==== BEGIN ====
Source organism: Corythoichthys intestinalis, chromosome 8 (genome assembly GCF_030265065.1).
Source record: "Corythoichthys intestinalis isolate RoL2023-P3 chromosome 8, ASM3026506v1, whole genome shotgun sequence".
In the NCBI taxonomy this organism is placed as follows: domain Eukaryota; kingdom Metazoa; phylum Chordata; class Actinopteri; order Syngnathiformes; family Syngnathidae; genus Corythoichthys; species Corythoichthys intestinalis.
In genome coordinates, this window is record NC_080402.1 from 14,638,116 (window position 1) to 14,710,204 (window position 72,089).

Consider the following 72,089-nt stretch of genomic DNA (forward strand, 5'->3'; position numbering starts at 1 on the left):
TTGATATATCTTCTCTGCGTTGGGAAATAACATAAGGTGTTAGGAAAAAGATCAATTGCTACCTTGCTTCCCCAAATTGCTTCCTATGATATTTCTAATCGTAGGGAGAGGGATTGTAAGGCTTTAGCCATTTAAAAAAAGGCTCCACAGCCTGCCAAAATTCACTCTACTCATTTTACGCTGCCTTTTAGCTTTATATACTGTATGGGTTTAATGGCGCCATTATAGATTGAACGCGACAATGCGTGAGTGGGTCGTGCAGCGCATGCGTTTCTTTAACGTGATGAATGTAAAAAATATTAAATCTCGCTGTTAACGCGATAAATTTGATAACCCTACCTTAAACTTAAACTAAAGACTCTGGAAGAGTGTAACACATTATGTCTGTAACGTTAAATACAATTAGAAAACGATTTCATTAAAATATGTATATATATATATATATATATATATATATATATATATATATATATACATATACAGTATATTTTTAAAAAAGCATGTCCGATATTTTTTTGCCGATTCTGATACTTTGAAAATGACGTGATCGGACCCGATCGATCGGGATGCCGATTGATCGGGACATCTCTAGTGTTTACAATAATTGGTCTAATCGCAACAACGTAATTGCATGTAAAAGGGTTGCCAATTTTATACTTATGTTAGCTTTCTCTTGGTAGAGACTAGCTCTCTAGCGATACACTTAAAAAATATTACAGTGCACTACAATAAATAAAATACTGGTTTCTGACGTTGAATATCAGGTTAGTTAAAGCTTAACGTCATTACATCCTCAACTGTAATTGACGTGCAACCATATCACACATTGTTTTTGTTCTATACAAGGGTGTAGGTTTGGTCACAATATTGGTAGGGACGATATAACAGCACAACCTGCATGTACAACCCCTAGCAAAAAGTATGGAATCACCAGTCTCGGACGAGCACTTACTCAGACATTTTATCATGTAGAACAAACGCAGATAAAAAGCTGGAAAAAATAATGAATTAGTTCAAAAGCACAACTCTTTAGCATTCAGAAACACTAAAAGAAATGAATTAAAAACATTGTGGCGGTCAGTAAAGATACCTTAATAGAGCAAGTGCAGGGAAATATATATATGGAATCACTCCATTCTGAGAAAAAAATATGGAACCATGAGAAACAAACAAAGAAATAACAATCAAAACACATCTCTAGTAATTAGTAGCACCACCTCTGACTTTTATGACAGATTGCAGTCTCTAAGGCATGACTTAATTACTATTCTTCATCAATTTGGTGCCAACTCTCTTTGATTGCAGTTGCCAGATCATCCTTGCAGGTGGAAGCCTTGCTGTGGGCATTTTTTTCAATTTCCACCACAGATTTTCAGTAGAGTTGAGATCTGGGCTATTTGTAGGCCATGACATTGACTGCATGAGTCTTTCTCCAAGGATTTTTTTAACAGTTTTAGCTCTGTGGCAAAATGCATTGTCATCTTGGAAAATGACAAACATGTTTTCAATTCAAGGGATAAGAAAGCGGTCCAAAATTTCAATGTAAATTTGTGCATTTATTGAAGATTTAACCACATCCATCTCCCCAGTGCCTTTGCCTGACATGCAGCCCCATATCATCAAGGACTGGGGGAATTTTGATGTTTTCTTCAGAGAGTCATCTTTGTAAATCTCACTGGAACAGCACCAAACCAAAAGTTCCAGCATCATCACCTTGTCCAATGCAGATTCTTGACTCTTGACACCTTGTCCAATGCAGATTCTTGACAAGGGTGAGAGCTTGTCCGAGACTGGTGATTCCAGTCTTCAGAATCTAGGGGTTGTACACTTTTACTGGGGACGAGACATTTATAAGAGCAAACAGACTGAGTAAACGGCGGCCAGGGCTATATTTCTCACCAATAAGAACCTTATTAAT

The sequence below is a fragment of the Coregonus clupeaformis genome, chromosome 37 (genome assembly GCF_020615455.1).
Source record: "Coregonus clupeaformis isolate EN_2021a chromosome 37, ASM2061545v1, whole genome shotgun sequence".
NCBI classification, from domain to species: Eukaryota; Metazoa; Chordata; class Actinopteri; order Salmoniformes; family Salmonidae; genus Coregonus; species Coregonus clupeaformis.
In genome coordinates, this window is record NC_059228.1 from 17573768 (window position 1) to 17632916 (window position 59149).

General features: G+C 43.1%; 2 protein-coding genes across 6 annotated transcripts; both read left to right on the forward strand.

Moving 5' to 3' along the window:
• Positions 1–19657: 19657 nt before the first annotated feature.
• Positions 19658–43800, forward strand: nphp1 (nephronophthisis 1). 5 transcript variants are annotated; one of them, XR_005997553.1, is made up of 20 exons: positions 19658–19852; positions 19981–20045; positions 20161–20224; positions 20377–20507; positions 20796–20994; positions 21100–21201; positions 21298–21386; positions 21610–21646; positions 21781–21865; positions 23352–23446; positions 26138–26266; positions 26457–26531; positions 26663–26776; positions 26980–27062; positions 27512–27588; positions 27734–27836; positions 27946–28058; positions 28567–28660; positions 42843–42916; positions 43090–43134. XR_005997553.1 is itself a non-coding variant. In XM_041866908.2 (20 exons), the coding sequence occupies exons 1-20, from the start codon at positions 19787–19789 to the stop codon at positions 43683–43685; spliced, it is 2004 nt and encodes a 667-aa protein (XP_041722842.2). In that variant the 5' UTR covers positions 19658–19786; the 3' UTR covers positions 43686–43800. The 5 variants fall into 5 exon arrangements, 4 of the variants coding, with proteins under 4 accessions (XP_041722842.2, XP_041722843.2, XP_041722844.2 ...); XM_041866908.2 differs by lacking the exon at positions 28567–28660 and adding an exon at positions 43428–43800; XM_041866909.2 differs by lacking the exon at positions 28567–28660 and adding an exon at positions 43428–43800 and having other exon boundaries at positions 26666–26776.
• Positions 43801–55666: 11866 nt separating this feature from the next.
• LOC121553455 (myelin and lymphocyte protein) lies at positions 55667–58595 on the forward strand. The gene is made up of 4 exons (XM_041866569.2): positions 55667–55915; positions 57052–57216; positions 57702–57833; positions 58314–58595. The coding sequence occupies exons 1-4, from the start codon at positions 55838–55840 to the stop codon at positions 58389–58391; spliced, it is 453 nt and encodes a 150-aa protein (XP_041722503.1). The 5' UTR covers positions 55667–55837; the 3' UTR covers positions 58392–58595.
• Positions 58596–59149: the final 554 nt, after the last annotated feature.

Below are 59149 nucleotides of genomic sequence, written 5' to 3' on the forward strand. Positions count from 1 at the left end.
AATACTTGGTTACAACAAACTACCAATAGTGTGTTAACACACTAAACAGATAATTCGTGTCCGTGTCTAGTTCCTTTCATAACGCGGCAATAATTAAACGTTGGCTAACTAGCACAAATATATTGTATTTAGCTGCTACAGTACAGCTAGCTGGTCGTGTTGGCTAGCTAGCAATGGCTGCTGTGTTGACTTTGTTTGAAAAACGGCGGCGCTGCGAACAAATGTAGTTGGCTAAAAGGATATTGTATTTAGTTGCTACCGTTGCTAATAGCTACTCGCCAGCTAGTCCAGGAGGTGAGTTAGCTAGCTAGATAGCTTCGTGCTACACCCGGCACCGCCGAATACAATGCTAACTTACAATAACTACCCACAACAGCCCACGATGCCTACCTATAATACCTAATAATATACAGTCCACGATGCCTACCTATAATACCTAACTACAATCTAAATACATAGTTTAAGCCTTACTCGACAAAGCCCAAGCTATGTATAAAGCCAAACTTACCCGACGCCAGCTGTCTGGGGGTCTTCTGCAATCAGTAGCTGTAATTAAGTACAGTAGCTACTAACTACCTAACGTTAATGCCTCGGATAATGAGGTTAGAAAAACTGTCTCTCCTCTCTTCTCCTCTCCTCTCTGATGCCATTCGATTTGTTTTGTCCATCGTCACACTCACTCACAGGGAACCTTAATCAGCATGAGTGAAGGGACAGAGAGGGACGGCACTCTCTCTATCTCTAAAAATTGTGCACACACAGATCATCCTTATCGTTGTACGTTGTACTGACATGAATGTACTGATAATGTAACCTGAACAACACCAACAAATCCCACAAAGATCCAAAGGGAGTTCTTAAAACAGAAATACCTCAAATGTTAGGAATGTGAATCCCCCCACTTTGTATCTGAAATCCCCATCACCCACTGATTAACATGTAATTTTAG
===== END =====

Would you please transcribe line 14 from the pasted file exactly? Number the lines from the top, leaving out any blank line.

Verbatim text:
• Positions 19658–43800, forward strand: nphp1 (nephronophthisis 1). 5 transcript variants are annotated; one of them, XR_005997553.1, is made up of 20 exons: positions 19658–19852; positions 19981–20045; positions 20161–20224; positions 20377–20507; positions 20796–20994; positions 21100–21201; positions 21298–21386; positions 21610–21646; positions 21781–21865; positions 23352–23446; positions 26138–26266; positions 26457–26531; positions 26663–26776; positions 26980–27062; positions 27512–27588; positions 27734–27836; positions 27946–28058; positions 28567–28660; positions 42843–42916; positions 43090–43134. XR_005997553.1 is itself a non-coding variant. In XM_041866908.2 (20 exons), the coding sequence occupies exons 1-20, from the start codon at positions 19787–19789 to the stop codon at positions 43683–43685; spliced, it is 2004 nt and encodes a 667-aa protein (XP_041722842.2). In that variant the 5' UTR covers positions 19658–19786; the 3' UTR covers positions 43686–43800. The 5 variants fall into 5 exon arrangements, 4 of the variants coding, with proteins under 4 accessions (XP_041722842.2, XP_041722843.2, XP_041722844.2 ...); XM_041866908.2 differs by lacking the exon at positions 28567–28660 and adding an exon at positions 43428–43800; XM_041866909.2 differs by lacking the exon at positions 28567–28660 and adding an exon at positions 43428–43800 and having other exon boundaries at positions 26666–26776.